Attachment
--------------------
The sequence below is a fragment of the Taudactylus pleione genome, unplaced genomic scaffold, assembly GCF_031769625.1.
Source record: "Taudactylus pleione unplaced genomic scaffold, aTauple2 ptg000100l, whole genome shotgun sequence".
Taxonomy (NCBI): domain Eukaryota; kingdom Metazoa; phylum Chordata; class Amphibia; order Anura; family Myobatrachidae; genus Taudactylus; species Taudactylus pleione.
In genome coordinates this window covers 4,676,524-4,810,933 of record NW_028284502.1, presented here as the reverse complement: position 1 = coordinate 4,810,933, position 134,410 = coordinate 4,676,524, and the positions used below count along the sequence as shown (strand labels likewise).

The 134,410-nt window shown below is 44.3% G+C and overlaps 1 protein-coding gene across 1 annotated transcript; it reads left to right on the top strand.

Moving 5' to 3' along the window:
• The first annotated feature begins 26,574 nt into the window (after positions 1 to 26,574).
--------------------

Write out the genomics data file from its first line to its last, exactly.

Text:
The sequence below is a fragment of the Taudactylus pleione genome, unplaced genomic scaffold, assembly GCF_031769625.1.
Source record: "Taudactylus pleione unplaced genomic scaffold, aTauple2 ptg000100l, whole genome shotgun sequence".
Taxonomy (NCBI): domain Eukaryota; kingdom Metazoa; phylum Chordata; class Amphibia; order Anura; family Myobatrachidae; genus Taudactylus; species Taudactylus pleione.
In genome coordinates this window covers 4,676,524-4,810,933 of record NW_028284502.1, presented here as the reverse complement: position 1 = coordinate 4,810,933, position 134,410 = coordinate 4,676,524, and the positions used below count along the sequence as shown (strand labels likewise).

The 134,410-nt window shown below is 44.3% G+C and overlaps 1 protein-coding gene across 1 annotated transcript; it reads left to right on the top strand.

Moving 5' to 3' along the window:
• The first annotated feature begins 26,574 nt into the window (after positions 1 to 26,574).